“Missing and presumed dead.”
Mara pulled her fleece jacket tightly to her as she recalled the ceaseless waiting. At first distraught, and then confused, she had refused to accept the news of her husband’s death, pressing officials for a new inquiry each time the preceding one produced the same unacceptable answer.
The finality of receiving the certificate that declared Brad legally dead, along with the settlement of his affairs last month, had removed the last hope she held of anyone finding him alive. Resigning herself to her loss and unwilling to live in the hollowness of their once full life, she had decided to move to Alaska. There, in the place that she and Brad often dreamed of visiting, she planned to pursue work in her field of biology and begin a new life, alone.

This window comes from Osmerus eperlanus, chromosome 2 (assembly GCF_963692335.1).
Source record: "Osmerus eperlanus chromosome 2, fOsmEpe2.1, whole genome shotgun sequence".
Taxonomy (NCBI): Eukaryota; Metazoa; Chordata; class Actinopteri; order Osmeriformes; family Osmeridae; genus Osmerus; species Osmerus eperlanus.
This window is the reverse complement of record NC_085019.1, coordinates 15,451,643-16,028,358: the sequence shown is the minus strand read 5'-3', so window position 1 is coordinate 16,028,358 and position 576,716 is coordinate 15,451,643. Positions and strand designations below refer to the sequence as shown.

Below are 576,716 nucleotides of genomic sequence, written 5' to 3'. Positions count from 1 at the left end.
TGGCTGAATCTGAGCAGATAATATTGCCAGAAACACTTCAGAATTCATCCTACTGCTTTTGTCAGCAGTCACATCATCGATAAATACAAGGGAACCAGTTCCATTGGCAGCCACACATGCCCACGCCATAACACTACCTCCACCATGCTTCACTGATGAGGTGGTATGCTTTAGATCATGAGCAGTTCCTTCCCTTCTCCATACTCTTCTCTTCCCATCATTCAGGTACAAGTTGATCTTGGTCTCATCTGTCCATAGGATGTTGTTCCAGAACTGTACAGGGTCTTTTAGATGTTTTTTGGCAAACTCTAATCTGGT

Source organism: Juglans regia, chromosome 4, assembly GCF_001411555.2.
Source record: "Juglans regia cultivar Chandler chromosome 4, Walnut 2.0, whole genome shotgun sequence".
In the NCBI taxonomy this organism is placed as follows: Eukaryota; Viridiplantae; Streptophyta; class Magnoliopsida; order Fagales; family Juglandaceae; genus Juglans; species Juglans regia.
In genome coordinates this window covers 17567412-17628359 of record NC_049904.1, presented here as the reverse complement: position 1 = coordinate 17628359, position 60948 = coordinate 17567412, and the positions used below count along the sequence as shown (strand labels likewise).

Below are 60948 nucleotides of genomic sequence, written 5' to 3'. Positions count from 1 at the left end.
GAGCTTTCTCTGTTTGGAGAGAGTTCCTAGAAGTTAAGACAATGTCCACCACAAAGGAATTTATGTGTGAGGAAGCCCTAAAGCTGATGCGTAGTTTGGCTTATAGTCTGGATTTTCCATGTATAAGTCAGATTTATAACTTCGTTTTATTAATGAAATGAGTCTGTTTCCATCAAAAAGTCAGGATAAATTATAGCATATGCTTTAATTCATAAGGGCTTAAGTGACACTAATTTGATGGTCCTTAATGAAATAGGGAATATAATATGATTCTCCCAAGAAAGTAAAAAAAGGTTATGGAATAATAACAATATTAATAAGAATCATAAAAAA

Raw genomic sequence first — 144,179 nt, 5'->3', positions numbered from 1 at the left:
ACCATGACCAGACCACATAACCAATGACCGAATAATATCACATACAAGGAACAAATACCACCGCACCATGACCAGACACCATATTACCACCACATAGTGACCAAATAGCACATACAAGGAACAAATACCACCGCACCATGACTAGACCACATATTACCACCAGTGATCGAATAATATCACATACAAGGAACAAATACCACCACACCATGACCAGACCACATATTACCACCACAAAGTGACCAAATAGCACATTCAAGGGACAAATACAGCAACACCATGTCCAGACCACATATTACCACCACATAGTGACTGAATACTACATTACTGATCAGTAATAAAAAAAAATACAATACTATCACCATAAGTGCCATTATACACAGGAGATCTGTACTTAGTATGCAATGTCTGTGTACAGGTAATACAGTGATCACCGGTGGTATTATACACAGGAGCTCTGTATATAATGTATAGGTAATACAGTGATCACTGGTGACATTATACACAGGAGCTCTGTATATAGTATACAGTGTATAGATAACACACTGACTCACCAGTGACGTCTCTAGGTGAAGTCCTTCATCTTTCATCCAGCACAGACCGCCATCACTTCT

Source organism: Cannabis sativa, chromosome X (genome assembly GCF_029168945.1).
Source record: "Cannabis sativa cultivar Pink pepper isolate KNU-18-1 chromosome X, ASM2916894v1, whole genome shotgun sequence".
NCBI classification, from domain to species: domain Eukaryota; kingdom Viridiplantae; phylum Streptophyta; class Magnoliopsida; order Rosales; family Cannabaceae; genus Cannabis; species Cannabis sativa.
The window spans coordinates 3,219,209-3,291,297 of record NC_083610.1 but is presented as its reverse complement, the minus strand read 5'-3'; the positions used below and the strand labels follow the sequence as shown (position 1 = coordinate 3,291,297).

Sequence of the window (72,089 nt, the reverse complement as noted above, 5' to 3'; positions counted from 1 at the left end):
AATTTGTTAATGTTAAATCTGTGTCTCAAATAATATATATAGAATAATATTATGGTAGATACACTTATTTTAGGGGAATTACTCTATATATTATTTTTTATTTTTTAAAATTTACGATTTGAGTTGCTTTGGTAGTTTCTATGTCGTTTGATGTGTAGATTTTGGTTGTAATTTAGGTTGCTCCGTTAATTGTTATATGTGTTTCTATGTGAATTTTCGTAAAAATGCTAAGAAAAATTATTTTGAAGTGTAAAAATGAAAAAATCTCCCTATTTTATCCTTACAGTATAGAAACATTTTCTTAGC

With the torrent of memories threatening her resolve, she got up and strolled along the outer deck of the ferry, trying not to think anymore. She walked the entire mid deck and then climbed a stairwell to the next level, walking the perimeter of that one as well. Moving briskly, she fought to quell her racing mind. Blocked by the wheelhouse from walking fully around, she ducked through the heated outdoor camping area to get to the other side of the ferry.
The seclusion provided by the open decks and the neatly tucked benches they housed felt calming. She stopped and pulled the tattered picture of Brad from her purse just as she had done countless times a day for the past four years. Gazing into the blue eyes of his likeness on the crumpled paper, she stroked the image with one finger.
“How could there be a more beautiful place than this?” she said, willing the piece of paper to hear her words.